Krishna
0

Step 1: Take down the given equation

              GIVEN: \sqrt{\frac{1 + \sin A}{1 - \sin A}} = \sec A + \tan A


Step 2: Take the L.H.S of the equation and think about the possible ways to prove R.H.S.

                NOTE: \sqrt{\frac{1 + \sin A}{1 - \sin A}}


Step 3: Rationalize the irrational denominator of L.H.S

            EXPLANATION; You can't solve an equation that contains a fraction with an

            irrational denominator, which means that the denominator contains a term

            with a radical sign. This includes square, cube and higher roots. Getting rid

            of the radical sign is called rationalizing the denominator.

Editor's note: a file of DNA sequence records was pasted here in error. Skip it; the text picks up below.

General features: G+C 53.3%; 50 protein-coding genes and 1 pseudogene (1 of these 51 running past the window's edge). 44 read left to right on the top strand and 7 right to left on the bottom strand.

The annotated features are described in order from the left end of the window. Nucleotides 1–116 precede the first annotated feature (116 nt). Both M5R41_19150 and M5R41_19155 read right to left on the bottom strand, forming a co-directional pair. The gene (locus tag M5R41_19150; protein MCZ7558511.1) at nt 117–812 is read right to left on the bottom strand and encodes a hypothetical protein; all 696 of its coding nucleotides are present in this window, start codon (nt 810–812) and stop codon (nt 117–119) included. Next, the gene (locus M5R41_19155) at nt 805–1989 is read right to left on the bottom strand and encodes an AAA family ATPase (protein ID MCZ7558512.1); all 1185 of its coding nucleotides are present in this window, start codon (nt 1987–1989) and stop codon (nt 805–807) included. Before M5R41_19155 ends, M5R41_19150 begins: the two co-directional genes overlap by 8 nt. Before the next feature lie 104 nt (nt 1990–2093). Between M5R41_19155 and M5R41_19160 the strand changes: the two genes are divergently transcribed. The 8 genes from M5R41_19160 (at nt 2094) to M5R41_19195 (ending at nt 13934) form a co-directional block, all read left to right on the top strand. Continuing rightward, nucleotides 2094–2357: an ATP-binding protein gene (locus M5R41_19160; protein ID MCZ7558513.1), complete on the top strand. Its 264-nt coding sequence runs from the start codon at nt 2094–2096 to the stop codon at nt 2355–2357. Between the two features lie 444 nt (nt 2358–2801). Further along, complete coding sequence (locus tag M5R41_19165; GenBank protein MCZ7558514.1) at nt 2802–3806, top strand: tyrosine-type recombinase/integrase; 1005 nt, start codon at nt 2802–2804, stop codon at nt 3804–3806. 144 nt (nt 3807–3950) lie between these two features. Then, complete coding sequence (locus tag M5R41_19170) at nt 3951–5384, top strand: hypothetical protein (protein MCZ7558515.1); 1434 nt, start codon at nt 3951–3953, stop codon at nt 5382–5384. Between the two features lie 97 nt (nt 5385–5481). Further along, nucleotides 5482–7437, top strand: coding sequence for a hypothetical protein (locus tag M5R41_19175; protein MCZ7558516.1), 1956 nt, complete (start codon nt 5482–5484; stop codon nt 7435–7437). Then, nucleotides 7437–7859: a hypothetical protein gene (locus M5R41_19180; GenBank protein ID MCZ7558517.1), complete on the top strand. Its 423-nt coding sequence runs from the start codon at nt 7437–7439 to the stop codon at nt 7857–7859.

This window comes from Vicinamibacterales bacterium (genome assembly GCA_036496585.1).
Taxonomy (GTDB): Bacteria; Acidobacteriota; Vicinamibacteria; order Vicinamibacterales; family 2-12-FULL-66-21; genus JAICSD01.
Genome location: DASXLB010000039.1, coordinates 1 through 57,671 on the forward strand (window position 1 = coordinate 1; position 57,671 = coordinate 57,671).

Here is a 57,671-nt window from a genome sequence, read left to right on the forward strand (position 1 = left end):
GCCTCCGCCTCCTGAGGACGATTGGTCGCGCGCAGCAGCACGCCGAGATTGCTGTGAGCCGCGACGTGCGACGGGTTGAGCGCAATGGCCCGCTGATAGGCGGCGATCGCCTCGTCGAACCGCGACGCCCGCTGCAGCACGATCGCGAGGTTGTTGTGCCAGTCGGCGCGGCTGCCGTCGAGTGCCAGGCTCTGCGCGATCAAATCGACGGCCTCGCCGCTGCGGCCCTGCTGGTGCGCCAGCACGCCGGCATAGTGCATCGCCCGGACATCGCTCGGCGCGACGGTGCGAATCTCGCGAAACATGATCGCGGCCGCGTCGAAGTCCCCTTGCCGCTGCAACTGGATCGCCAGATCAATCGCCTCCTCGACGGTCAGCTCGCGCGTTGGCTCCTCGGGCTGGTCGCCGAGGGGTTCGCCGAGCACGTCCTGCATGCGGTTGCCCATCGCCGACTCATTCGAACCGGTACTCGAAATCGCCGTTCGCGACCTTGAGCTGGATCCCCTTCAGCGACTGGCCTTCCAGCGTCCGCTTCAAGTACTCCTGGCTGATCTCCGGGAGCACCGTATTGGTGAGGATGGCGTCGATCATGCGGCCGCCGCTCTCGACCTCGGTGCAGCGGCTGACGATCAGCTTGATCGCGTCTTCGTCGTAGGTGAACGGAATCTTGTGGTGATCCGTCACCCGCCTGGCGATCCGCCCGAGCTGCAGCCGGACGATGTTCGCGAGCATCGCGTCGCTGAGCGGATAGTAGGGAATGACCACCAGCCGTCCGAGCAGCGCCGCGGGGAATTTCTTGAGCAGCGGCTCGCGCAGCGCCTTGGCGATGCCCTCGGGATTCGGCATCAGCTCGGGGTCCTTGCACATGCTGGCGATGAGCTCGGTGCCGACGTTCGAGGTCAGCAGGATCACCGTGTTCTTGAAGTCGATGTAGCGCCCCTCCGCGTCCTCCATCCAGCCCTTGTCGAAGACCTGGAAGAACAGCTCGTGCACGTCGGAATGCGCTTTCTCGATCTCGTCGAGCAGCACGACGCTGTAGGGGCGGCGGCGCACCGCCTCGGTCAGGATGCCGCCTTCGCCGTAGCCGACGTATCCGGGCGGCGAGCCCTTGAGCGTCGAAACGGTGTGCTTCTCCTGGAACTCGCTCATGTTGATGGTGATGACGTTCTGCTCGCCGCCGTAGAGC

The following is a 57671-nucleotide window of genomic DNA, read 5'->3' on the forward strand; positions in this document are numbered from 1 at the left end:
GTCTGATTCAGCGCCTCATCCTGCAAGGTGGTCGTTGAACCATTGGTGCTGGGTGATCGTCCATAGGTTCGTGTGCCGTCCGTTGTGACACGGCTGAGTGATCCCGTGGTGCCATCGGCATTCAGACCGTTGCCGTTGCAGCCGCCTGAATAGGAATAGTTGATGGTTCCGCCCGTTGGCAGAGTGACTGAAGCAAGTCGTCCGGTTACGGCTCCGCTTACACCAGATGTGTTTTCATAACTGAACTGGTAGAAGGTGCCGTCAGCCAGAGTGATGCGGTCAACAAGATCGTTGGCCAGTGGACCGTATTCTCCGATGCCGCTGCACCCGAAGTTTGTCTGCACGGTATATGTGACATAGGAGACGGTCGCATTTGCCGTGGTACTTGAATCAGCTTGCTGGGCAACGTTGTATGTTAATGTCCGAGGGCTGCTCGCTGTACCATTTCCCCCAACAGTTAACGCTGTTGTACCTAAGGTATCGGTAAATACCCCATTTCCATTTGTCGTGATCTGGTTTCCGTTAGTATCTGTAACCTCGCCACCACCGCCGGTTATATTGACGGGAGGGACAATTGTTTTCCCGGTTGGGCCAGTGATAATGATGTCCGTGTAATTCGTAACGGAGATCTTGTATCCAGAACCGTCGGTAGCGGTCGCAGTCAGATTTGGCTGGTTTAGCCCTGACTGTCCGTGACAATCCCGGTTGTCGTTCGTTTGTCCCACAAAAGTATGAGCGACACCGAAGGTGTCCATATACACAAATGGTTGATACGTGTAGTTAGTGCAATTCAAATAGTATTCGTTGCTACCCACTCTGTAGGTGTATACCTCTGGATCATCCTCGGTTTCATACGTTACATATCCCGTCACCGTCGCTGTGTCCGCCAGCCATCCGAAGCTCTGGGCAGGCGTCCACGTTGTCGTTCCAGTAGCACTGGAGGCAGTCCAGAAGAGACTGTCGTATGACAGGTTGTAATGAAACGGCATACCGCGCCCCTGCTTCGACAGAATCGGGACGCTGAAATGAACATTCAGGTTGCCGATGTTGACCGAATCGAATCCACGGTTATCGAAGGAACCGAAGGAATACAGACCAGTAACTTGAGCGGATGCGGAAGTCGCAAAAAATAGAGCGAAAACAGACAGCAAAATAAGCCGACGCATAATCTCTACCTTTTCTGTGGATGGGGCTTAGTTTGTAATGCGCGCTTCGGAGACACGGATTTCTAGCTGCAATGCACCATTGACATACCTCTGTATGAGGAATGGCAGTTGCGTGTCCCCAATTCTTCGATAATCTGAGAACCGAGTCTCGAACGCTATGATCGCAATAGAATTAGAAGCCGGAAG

EXAMPLE: \sqrt{\frac{1 + \sin A}{1 - \sin A}}

                                Divide and multiply by 1 + \sin A


                             =   \sqrt{\frac{1 + \sin A}{1 - \sin A} \frac{1 + \sin A}{1 + \sin A}}


                             =   \sqrt{\frac{(1 + \sin A )^2}{(1 - \sin A)(1 + \sin A)}}


                            =   \sqrt{\frac{(1 + \sin A)^2}{1^2 - \sin^2 A}}


                            =   \frac{1 + \sin A}{\cos^2 A}          (Since, \sin^2 \theta + \cos^2 \theta = 1 )


                        Separate the denominator and simplify for R.H.S


                            =   \frac{1}{\cos A} + \frac{ \sin A}{\cos A}


                            = \sec A + \tan A

                                              (since, \sec \theta = \frac{1}{\cos \theta}

                                                           \tan \theta = \frac{\sin \theta}{\cos \theta} )


                             Hence, proved